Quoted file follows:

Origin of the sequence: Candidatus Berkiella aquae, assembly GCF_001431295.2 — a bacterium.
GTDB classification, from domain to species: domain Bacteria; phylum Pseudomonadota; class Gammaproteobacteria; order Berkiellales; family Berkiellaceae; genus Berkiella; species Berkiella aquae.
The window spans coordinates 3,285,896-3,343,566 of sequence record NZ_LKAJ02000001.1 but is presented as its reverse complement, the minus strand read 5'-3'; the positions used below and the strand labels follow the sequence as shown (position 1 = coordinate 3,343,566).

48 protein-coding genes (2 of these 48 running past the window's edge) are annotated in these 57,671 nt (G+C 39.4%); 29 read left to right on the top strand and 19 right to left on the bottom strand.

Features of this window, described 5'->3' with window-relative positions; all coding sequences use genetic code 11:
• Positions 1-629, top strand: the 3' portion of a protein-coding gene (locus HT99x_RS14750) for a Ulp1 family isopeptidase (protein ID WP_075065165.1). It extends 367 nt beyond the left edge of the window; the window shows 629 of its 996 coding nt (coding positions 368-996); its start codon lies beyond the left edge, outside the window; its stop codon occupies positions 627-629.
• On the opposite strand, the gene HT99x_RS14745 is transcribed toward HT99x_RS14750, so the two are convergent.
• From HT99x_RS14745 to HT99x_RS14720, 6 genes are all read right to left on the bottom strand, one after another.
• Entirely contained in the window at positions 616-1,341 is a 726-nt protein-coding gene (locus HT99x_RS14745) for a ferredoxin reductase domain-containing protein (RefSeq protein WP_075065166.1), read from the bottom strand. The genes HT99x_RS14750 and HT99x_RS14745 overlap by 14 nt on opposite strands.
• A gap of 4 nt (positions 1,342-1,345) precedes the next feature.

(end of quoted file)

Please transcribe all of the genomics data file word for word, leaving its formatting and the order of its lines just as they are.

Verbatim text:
Origin of the sequence: Candidatus Berkiella aquae, assembly GCF_001431295.2 — a bacterium.
GTDB classification, from domain to species: domain Bacteria; phylum Pseudomonadota; class Gammaproteobacteria; order Berkiellales; family Berkiellaceae; genus Berkiella; species Berkiella aquae.
The window spans coordinates 3,285,896-3,343,566 of sequence record NZ_LKAJ02000001.1 but is presented as its reverse complement, the minus strand read 5'-3'; the positions used below and the strand labels follow the sequence as shown (position 1 = coordinate 3,343,566).

48 protein-coding genes (2 of these 48 running past the window's edge) are annotated in these 57,671 nt (G+C 39.4%); 29 read left to right on the top strand and 19 right to left on the bottom strand.

Features of this window, described 5'->3' with window-relative positions; all coding sequences use genetic code 11:
• Positions 1-629, top strand: the 3' portion of a protein-coding gene (locus HT99x_RS14750) for a Ulp1 family isopeptidase (protein ID WP_075065165.1). It extends 367 nt beyond the left edge of the window; the window shows 629 of its 996 coding nt (coding positions 368-996); its start codon lies beyond the left edge, outside the window; its stop codon occupies positions 627-629.
• On the opposite strand, the gene HT99x_RS14745 is transcribed toward HT99x_RS14750, so the two are convergent.
• From HT99x_RS14745 to HT99x_RS14720, 6 genes are all read right to left on the bottom strand, one after another.
• Entirely contained in the window at positions 616-1,341 is a 726-nt protein-coding gene (locus HT99x_RS14745) for a ferredoxin reductase domain-containing protein (RefSeq protein WP_075065166.1), read from the bottom strand. The genes HT99x_RS14750 and HT99x_RS14745 overlap by 14 nt on opposite strands.
• A gap of 4 nt (positions 1,342-1,345) precedes the next feature.